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            An evaluation of cytotoxicity of the taxane and platinum agents combination treatment in a panel of human ovarian carcinoma cell lines.

            The objectives of this study were to determine the optimum schedule for combination of taxane and platinum agents in human ovarian carcinoma cell lines. Cell growth inhibition was determined by the standard MTT assay and an IC(50) was calculated for docetaxel, paclitaxel, cisplatin, and carboplatin in seven human ovarian cancer cell lines (CAOV-3, OVCAR-3, SKOV-3, ES-2, OV-90, TOV-112D, and TOV-21G). The IC(50) was defined as the drug concentration required for a 50% reduction in optical density. Cytotoxicity assays were performed with four sequential combinations of a taxane and a platinum compound. In each combination, cell lines were treated with the appropriate IC(50) of the drugs for varying time increments between 3 and 24 h. Controls were no drug, each agent alone and the combination of both. Results were obtained via manual cell counting with a hemocytometer. The inhibitory concentration to achieve 50% cell death (IC(50)) was determined for each compound in each cell line. The IC(50) ranged from 0.8 to 1.7 nM, 0.7 to 1.8 nM for docetaxel and paclitaxel, respectively, and 17.4 to 25.7 microM, 15.1 to 25.7 microM for cisplatin and carboplatin, respectively. In this study the combination of docetaxel plus cisplatin was considerably more active in vitro than any of the other taxane plus platinum agent combinations evaluated in the panel of human ovarian cancer cell lines. In vitro activity was similar to previously report clinical studies comparing taxane and platinum combination regimens. This suggests the combination of docetaxel with cisplatin will have enhanced clinical activity compared to the paclitaxel plus carboplatin regimen.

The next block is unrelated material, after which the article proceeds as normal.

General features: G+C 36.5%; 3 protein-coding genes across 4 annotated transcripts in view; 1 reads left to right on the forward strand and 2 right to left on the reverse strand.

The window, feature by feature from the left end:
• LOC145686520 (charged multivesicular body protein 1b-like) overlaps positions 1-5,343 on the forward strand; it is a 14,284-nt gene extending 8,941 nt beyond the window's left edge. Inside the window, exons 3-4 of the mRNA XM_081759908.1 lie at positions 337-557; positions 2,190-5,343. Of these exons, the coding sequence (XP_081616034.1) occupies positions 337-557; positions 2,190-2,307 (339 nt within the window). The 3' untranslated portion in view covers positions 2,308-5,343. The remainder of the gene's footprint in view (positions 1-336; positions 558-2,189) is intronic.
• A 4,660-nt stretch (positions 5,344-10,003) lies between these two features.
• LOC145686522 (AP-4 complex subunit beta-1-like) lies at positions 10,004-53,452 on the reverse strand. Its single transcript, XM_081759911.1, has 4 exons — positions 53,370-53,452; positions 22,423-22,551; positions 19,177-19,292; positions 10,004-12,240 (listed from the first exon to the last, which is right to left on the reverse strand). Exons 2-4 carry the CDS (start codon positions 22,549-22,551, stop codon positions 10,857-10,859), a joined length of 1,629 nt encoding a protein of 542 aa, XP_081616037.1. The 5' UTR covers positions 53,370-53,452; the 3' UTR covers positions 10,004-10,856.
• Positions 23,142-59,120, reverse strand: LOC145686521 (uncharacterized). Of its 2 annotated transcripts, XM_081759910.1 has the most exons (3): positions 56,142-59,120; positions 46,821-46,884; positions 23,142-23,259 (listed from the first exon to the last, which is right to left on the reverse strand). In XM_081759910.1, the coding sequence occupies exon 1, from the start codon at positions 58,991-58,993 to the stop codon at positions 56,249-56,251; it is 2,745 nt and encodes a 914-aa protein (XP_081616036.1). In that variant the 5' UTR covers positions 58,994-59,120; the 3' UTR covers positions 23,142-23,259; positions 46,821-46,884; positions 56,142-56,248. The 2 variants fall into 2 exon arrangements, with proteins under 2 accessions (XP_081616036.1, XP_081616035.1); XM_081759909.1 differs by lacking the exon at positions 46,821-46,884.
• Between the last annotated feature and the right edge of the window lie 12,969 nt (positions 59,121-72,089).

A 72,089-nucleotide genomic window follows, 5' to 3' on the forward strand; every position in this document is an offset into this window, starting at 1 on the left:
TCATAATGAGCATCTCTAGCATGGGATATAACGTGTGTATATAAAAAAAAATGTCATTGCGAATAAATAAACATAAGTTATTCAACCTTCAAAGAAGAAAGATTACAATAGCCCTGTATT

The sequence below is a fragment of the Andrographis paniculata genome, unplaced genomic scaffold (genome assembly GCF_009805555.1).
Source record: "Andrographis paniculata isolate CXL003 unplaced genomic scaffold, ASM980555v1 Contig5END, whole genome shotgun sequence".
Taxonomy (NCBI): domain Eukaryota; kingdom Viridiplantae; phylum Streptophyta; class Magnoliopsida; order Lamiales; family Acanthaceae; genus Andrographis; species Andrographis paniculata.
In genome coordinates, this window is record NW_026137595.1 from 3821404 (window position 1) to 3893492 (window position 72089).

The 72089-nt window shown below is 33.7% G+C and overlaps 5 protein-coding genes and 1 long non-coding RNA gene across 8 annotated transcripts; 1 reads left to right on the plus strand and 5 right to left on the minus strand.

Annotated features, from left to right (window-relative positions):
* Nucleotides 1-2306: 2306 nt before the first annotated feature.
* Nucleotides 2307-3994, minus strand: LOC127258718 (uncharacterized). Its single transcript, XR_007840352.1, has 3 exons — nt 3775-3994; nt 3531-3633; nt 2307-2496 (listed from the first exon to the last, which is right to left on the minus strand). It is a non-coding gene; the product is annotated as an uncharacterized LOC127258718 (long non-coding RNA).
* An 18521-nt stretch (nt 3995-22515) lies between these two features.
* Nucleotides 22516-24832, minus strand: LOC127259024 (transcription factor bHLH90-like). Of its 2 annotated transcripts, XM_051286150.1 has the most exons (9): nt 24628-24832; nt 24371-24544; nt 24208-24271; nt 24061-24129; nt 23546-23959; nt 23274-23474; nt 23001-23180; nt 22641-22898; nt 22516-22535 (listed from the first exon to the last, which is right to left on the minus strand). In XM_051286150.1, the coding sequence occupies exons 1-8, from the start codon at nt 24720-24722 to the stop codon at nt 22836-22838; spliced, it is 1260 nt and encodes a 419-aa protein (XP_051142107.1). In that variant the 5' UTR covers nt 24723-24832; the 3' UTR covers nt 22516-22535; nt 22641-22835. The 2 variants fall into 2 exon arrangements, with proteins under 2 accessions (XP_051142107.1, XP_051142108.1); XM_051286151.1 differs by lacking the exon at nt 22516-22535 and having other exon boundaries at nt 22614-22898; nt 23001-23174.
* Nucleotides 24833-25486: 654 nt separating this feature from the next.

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              Localized intracoronary gamma-radiation therapy to inhibit the recurrence of restenosis after stenting.